aka: Bridget Joness Diary
Domestic and Romantic Comedy
series by British author Helen Fielding.Bridget Jones' Diary
began as a newspaper column in The Independent in 1995, and ran on-and-off until 2006. Its earlier years were eventually collected / rewritten into two novels, one self-titled and the other subtitled The Edge Of Reason
. Both were eventually made into films starring Renee Zellweger
in the title role. They focus primarily on Bridget's existence as a single, unwed thirty-something who is somewhat prone to exaggeration. She perceives herself as overweight
, dependent on self-help books, alcohol and cigarettes, and generally hopeless, the type who must fight "fears of dying alone and being found three weeks later half-eaten by an Alsatian." Nonetheless, she attempts to persevere as a self-assured, satisfied "Singleton" despite being increasingly surrounded by "Smug Marrieds" who seem to have turned This Loser Is You
into an artform.
Naturally, this is all Played for Laughs
, but the character's unexpected popularity made it clear that a lot of people could relate.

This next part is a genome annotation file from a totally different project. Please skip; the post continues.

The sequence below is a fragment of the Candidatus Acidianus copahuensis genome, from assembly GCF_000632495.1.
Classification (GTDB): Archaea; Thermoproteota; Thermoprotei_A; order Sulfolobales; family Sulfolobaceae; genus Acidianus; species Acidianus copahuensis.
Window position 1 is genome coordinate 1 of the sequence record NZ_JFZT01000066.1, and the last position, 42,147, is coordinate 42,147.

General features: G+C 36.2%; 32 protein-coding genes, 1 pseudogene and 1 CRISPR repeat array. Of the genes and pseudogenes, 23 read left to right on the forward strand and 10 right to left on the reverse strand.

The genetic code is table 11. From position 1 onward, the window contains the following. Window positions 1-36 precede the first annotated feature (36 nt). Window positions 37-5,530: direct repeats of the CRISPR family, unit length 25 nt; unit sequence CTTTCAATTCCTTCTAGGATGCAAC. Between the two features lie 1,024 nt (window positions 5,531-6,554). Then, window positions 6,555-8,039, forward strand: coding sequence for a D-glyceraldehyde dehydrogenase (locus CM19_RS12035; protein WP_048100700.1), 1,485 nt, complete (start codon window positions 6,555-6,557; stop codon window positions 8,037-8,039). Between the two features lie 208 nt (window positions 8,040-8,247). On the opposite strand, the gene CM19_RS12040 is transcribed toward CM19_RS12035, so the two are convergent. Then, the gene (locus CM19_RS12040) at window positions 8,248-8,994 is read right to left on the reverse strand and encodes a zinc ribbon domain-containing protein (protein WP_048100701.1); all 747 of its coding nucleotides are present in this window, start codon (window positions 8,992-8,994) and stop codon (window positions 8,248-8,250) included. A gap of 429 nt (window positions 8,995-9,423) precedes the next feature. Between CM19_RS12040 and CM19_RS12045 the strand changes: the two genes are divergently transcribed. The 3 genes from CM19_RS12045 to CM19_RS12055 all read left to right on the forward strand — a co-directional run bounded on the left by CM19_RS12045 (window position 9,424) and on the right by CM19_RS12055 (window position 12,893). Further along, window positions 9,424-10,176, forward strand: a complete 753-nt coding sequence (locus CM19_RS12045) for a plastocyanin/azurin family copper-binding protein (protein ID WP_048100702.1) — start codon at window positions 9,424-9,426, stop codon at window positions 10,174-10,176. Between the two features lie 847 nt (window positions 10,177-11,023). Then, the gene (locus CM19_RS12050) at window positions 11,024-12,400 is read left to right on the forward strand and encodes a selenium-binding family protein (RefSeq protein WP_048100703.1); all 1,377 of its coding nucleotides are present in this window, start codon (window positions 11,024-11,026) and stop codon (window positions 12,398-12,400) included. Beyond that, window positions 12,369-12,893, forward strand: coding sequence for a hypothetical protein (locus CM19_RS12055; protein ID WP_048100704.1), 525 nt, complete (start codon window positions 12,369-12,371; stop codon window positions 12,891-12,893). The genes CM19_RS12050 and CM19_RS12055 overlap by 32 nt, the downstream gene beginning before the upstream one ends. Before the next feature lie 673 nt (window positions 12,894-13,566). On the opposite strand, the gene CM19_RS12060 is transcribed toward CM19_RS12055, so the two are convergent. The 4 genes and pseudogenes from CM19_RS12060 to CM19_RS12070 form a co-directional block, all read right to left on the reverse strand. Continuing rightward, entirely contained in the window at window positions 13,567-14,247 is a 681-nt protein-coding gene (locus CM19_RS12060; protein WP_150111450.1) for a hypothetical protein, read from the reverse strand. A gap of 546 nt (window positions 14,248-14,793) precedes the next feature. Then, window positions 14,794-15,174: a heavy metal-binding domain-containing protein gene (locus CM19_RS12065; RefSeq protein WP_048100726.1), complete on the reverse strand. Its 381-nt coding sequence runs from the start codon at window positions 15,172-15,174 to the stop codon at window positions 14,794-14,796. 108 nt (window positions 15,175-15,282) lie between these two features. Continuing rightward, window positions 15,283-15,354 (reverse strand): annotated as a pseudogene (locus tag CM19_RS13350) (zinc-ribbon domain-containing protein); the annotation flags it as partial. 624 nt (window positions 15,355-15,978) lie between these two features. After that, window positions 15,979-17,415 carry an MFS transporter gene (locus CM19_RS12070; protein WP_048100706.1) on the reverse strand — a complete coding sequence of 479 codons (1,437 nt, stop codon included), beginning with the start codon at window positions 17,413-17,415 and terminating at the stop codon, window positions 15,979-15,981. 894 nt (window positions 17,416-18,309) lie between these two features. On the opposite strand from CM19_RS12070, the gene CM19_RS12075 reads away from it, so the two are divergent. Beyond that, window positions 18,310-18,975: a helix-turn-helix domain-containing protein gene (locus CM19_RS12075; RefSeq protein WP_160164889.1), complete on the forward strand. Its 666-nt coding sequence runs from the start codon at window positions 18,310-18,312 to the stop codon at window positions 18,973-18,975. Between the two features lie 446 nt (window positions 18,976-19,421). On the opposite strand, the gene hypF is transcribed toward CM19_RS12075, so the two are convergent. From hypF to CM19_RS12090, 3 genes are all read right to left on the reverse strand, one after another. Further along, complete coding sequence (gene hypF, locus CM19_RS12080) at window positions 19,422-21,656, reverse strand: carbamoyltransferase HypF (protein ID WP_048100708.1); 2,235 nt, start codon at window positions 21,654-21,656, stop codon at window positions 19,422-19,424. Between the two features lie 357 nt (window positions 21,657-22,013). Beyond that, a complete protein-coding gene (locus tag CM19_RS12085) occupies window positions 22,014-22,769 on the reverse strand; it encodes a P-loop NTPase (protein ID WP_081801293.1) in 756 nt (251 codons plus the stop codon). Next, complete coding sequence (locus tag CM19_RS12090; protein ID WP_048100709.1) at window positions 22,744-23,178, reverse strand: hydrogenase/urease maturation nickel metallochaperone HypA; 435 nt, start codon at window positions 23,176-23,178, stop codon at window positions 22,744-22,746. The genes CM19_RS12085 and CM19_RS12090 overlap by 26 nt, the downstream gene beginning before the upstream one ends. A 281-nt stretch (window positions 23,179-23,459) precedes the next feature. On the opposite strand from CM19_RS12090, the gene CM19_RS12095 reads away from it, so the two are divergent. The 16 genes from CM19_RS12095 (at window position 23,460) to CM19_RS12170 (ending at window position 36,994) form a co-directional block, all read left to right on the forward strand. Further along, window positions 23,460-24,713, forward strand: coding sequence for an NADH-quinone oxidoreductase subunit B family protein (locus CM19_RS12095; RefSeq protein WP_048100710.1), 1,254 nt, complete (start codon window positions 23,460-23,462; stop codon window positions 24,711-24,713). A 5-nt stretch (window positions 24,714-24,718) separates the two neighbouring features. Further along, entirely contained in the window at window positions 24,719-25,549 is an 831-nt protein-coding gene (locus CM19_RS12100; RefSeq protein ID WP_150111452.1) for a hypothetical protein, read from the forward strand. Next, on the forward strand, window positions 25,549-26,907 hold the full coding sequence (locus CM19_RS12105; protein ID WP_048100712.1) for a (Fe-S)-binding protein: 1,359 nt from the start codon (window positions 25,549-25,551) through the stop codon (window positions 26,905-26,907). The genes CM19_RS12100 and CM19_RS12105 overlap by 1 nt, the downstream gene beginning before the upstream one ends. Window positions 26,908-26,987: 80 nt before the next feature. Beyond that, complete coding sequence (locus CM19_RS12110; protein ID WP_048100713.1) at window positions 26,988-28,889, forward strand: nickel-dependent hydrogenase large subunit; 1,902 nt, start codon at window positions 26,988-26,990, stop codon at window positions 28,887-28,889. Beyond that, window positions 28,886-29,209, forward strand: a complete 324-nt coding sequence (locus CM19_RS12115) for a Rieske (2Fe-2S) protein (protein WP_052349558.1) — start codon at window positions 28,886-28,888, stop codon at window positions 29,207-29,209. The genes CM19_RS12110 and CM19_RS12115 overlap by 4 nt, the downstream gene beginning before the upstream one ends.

Both novels are based loosely on Jane Austen
works: the first on Pride and Prejudice
, and the second on Persuasion
. The former's influence is very direct, with Bridget as Elizabeth, publisher Daniel Cleaver as Wickham and barrister (for us Yanks, that's "lawyer") Mark Darcy as, get this, Mr. Darcy. Mark is particularly influenced by Colin Firth
's portrayal of the role in the BBC's '95 film adaptation, particularly his Wet Sari Scene
which Bridget, Shazzer and Jude frequently replay on tape. This created all-new levels of fangirl-swooning when Firth agreed to reprise(?) his role as Darcy for the ''Bridget Jones' films. (It also created all-new levels of Celebrity Paradox
for the second film, in which Bridget, the character, conducts a newspaper interview with Colin Firth, the actor.) Meanwhile, an actor friend of Fielding's, Hugh Grant
, was cast as Cleaver.
A third Bridget Jones film is currently in development, adapted from the storyline in the 2005-2006 columns, where Bridget finds herself pregnant after sleeping with Daniel and Mark in quick succession and is uncertain as to who the father is